By Australian Council on Children and the Media
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Boy watching movie
 
This movie at a glance Move mouse over icons to see their meaning
Rating
  • Parental guidance recommended
Recommendations
  • Not recommended for children under 13
  • Parental guidance for children over 13
  • Suitable for children over 15
Warnings
  • Contains inappropriate language
  • Contains sexual references or sexual scenes
Genre Comedy
Length 100 minutes
Release Date 20/3/2008

Story

Mike (Mos Def) is the sole employee of the Be Kind Rewind video hire shop, owned by Mr Fletcher (Danny Glover) who refuses to bow down to changing times and change his stock from VHS to DVD format. He has a few loyal customers like Mrs Falewicz (Mia Farrow). The shop has been condemned and is due to be demolished in 6 weeks unless Mr Fletcher can come up with $60,000 for repairs.
Mike’s best friend is Jerry (Jack Black), who is somewhat accident-prone and lives in a caravan next to an electricity power plant. Jerry is continuously concerned that the government is using the power station to send out brain controlling microwaves.

While Mr Fletcher is away Mike is placed in charge of the shop. Jerry decides it is time to sabotage the power plant, but things do not go as planned and he becomes magnetised as a result of being electrocuted. The next day when Jerry walks into Mr Fletcher’s shop, he inadvertently erases all of the videotapes in the store.

When Mrs Falewicz wants to hire the now unavailable video of Ghost Busters, Mike and Jerry decide to remake the film themselves and entice Alma (Melonie Diaz) a girl from the local dry cleaners’ shop to act as their co-star. Their version is such a hit in the neighbourhood that they set out to make more films and more money for the shop, until they are stopped by copyright lawyer Ms Lawson (Sigourney Weaver).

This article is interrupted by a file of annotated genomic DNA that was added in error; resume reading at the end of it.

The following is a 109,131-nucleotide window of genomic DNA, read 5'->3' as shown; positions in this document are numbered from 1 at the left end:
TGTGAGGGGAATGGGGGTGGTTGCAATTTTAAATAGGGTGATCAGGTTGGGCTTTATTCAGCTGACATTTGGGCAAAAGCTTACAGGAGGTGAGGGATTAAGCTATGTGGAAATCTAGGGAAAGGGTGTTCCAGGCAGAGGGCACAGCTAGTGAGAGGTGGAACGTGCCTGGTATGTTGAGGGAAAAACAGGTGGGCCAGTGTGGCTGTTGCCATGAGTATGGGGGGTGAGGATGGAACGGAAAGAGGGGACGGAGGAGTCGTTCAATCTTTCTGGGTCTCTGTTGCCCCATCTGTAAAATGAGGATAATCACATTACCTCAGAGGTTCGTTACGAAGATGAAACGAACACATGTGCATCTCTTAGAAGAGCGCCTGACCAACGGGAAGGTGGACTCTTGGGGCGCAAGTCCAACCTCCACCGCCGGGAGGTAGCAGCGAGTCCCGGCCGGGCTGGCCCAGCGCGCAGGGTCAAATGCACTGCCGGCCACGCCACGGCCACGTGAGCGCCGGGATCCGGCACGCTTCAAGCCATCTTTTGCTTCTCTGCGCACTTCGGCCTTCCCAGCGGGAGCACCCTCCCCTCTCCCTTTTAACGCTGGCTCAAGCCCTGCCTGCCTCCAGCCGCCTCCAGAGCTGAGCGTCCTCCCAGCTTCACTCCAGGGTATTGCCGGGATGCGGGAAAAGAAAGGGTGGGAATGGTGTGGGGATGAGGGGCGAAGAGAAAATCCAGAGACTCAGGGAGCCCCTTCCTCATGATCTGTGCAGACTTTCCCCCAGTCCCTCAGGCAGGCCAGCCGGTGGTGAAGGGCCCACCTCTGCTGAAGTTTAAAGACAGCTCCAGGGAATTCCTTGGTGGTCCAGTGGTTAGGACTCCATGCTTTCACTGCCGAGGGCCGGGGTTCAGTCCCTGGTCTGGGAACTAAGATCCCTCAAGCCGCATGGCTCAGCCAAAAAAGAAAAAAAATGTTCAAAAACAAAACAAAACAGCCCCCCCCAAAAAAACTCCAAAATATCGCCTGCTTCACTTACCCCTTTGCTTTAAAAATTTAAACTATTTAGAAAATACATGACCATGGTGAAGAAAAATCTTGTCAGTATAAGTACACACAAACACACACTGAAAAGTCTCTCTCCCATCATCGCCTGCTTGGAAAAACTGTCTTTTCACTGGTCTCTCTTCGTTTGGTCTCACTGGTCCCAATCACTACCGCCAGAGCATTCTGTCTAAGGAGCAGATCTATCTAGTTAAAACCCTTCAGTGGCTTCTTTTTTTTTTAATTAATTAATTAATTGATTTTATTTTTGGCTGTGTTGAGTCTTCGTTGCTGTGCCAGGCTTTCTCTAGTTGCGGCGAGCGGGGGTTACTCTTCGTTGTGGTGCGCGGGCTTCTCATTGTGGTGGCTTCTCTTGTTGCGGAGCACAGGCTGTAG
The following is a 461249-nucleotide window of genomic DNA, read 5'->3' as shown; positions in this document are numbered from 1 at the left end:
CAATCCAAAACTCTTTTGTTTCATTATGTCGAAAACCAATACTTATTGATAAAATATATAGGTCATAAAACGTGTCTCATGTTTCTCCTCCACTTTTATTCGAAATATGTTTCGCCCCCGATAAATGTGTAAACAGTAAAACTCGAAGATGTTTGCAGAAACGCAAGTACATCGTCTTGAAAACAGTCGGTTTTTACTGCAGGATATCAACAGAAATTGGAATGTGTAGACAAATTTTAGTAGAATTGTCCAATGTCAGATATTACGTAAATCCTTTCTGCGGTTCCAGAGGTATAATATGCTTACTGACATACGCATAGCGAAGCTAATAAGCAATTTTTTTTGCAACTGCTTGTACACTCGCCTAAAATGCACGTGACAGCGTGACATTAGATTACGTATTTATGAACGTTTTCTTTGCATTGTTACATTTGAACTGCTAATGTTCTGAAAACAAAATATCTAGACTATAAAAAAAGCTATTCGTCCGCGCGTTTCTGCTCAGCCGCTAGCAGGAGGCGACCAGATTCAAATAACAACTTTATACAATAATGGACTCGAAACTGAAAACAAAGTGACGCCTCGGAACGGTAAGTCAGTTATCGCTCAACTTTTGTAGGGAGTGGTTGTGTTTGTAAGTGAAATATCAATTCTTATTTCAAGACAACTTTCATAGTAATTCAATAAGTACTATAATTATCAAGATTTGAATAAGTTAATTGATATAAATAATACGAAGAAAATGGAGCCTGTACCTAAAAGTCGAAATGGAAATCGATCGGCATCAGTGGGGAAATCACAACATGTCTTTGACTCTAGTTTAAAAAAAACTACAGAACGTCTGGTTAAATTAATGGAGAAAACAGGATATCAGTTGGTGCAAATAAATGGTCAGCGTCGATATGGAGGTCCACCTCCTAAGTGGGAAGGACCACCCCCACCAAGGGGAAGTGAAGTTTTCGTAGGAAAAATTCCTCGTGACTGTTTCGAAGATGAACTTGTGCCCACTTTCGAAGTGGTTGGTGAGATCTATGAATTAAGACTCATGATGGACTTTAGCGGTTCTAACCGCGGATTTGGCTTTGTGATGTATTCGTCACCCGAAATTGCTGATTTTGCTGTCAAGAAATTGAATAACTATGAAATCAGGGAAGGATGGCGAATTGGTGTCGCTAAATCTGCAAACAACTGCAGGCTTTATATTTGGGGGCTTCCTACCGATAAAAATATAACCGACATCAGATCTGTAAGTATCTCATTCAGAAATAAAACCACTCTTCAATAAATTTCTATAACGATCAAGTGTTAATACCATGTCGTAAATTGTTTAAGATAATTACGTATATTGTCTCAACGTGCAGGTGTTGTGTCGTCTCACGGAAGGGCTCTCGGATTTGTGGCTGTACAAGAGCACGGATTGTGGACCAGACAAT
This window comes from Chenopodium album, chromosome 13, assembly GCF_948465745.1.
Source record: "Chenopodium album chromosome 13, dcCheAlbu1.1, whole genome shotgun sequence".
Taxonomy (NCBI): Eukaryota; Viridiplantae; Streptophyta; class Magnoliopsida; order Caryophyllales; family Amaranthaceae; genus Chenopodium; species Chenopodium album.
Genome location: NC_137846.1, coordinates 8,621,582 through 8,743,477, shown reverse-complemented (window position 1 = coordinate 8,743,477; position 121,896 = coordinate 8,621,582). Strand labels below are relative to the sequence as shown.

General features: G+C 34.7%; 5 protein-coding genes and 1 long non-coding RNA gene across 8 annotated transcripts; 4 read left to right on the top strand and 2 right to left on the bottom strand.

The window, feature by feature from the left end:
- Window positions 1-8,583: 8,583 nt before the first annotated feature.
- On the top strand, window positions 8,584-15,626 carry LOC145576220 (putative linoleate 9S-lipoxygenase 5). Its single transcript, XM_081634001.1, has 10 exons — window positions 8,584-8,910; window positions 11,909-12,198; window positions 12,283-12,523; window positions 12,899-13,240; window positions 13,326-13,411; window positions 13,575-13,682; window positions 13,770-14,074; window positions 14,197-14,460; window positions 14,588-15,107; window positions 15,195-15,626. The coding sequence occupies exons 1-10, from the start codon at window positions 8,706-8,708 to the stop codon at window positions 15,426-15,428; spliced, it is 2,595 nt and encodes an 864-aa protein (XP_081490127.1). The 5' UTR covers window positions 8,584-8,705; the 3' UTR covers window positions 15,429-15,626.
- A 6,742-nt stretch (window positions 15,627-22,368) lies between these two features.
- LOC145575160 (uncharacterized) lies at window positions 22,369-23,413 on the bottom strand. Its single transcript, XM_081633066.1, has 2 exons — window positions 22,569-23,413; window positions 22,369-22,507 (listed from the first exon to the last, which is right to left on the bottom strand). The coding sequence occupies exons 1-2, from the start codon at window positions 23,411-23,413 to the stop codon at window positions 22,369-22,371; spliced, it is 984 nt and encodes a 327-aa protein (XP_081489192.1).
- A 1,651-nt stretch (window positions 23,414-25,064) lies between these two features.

Here we outline any topics, issues and ideas in this movie that might upset children and adolescents, so that you can gauge whether it is appropriate for your child. For example, children and adolescents may react adversely to themes of crime, suicide, drug and alcohol dependence, death, serious illness, family breakdown, separation from a parent, animal cruelty or distress, children as victims, natural disasters and racism.

None of concern

Here we identify any violence in this movie, and explain how and why it might impact on your child or adolescent. In general, movie violence can make children less sensitive to the use of violence in real life. Alternatively, they may become fearful about the prevalence and likelihood of violence in their own world. In some contexts, it can also teach them to see violence as an acceptable means of conflict resolution.

There is occasional comedic violence and accidental harm. Mike and Jerry’s remake films also contain some recreated film violence but this is very obviously staged and comic when compared to the original film versions. Examples of violence include:

  • On a couple of occasions, Jerry headbutts metal poles.
  • When attempting to sabotage the power plant, Jerry is electrocuted with his body convulsing as it is suspended above the ground by bolts of electricity. Later Jerry complains of a bad headache and on two occasions he vomits on the ground (we see images of Jerry bending over from behind and hear him making retching noises and the sound of vomit splattering onto the ground). Jerry is also depicted urinating in the street, we see Jerry from the waist up standing between two cars with a stream of metallic looking urine running down the gutter; the urine attracts all manner of metallic debris as it runs down the gutter.
  • Jerry’s magnetised body is attracted to a metal fence and light poles, causing his body to slam into them.
  • Mike and Jerry have a push and shove match in the video shop involving mild wrestling and a couple of mild punches to the arm.
  • On a couple of occasions, Mike hits Jerry over the head with a metal frying pan with Jerry appearing to suffer no ill effects as a result.
  • Mike squirts Jerry with a fire extinguisher.
  • Four rough looking gang members enter the Be Kind Rewind video shop. When one of them is denied membership by a shop assistant, he tells the shop attendant that she is ‘… real lucky we don’t beat up girls’.
  • Mr Fletcher twists a gang member’s arm behind his back when the gang member begins to complain loudly in his shop; the gang member immediately apologises.